When going out of town, it can be stressful trying to arrange care for your pets. Thankfully, aquarium fish are generally on the easier side of care requirements because you don’t need to walk them, let them out to use the restroom, or even feed them every day. Here are four methods we recommend for ensuring your fish stay happy and healthy while you’re away.
Before You Leave…
Give your fish tank a good cleaning a couple of days before your departure. Do a partial water change, vacuum the substrate with an aquarium siphon, and clean the filter if needed. The tank maintenance is completed 48 hours in advance so that you have time afterwards to observe the fish and make sure everything’s working well before you leave. For example, some fish keepers have rushed their water changes at the last minute and then forgotten a tiny detail – like turning on the filter again – thus leaving their fish in a precarious situation while on vacation.
Clean your aquarium a day or two before leaving so you have time to make sure your fish, water parameters, and equipment are all doing well.
Method 1: Don’t Feed Your Fish
If you’re only leaving for a week or less, the easiest method is to not feed your fish. This may sound harsh, but remember that in the wild, fish must find their own food and are not guaranteed a meal every day. If your fish are healthy to begin with, they are equipped to go without eating for a week or even more, depending on the species.
As part of the regular quarantine process in our fish store, we have a decade of experience treating thousands of fish with preventative medications and no feedings for seven days in a row. The corner cases where this method should not be used are if a) you are raising baby fish that require daily meals, b) your fish are not completely healthy and need regular feedings to help with the recovery process, or c) you will be gone for more than a week.
Method 2: Set up an Auto Feeder
If your situation fits one of those special cases, then an automatic fish food dispenser is your best friend. Load the feeder with flakes or pellets, program what times you want it to feed each day, and mount it on the rim of the aquarium. Make sure to test the feeder several days before your departure to confirm that it’s working properly and the amount of food it’s dropping is appropriate. In general, we recommend only feeding just enough food to get them through your trip, since heavy meals result in more fish waste building up while you’re gone.
The Aquarium Co-Op Auto Feeder allows you to feed up to 4 times a day and comes with a rechargeable battery that lasts up to 3-6 months per charge.
Method 3: Find a Pet Sitter
Asking friends, family members, or a hired pet sitter to watch your fish has both pros and cons. The advantage is that your pet sitter can let you know if the fish are unwell and send you pictures and video to help with troubleshooting. Also, they might be able to do tank maintenance and water top-offs if necessary. However, not all pet sitters are well-versed with aquariums, so they can sometimes end up doing more harm than good.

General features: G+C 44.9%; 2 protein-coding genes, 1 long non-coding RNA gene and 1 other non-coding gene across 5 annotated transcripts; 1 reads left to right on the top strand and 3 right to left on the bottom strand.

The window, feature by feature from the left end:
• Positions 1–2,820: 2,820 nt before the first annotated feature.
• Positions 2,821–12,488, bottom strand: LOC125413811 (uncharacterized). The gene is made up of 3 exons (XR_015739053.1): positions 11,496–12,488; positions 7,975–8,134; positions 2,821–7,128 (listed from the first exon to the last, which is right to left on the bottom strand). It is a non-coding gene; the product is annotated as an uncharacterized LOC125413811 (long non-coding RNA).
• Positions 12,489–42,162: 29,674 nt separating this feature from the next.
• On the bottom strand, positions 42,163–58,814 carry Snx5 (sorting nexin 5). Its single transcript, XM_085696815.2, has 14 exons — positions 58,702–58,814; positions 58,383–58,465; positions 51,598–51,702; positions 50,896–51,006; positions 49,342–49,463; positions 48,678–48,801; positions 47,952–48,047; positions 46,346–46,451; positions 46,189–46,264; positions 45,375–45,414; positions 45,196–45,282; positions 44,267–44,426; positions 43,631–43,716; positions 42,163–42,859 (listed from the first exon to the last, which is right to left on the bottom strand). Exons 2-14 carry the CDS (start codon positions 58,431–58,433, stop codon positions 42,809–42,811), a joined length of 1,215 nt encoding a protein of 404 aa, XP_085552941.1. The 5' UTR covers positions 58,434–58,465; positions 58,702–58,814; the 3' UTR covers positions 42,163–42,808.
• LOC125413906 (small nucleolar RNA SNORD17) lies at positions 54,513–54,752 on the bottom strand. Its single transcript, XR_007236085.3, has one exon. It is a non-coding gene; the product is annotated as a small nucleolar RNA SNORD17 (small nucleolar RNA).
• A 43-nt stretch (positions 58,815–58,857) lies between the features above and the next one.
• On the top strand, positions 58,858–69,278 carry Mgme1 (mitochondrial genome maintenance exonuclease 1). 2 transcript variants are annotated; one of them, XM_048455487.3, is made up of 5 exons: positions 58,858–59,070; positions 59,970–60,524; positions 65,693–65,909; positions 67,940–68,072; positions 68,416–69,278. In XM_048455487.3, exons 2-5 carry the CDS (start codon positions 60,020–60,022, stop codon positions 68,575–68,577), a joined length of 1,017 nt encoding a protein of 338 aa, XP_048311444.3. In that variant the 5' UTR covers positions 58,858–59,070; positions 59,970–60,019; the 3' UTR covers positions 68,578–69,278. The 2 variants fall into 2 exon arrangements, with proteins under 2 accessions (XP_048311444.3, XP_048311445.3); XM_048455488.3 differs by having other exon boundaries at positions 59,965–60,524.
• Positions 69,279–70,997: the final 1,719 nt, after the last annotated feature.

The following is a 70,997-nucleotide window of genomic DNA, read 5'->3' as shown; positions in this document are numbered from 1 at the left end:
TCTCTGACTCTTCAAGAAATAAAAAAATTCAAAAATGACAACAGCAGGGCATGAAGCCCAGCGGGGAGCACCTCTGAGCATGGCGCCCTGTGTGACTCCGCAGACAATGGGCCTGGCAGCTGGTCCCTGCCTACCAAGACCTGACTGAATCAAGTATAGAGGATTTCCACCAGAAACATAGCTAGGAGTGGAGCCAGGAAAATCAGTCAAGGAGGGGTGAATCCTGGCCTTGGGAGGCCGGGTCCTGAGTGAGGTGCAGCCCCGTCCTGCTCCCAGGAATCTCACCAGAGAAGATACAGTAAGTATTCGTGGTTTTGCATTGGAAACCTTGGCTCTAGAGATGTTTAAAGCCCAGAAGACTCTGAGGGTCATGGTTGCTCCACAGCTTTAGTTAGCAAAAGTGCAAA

A common problem is overfeeding because the pet sitter feels like “the fish looked hungry,” which results in poor water quality and potentially loss of life. One solution is to use a pill box filled with the right measurements of food for each day. Just remind the pet sitter that if they accidentally miss a day (or more), do not try to make up for it by feeding excess food from those previous days. The fish usually cannot finish all the extra meals, so the surplus of flakes just ends up polluting the water. Instead, skip the past containers and only feed the food assigned for the remaining days.
Frozen foods can be used instead of fish flakes and pellets, since they often come in cubes that are easy to measure out for each tank.
Asking your pet sitter to fed frozen foods instead of dry foods is a great alternative, since it is a “cleaner” food that won’t dirty the water as easily and the fish rarely leave any leftovers. To make things easier, you can label the fish tanks so that your pet sitter knows how many cubes of frozen food to feed each aquarium.
Method 4: Use Live Foods for Picky Eaters
What if you will be gone for more than a week, there’s no way to hire a pet sitter, and your picky fish won’t eat pellet foods from an auto feeder? Your options are fairly limited, but we still have some suggestions that might work. If your fish will only take a live or frozen diet, you can seed the tank with live freshwater foods such as blackworms, daphnia, scuds, and snails. In order to make the live foods last longer, consider putting them in a floating plastic container with a hole small enough that the fish can’t get inside, but the food can slowly crawl or swim out over time.
Daphnia are tiny swimming crustaceans that are often used as live foods for feeding fry and smaller fish.
You may notice that we did not recommend using vacation feeder blocks or other time release banquet blocks. While they may be appropriate for adding more calcium to the diet of your fish and invertebrates, they have the tendency to cause ammonia spikes and algae blooms when used during vacations because they often dissolve into a mess of tiny particles that larger fish can’t eat.
Hopefully, you found one of these four methods helpful as you get ready for your next holiday or business trip. Safe travels and happy fish keeping!Tags Beginner Advice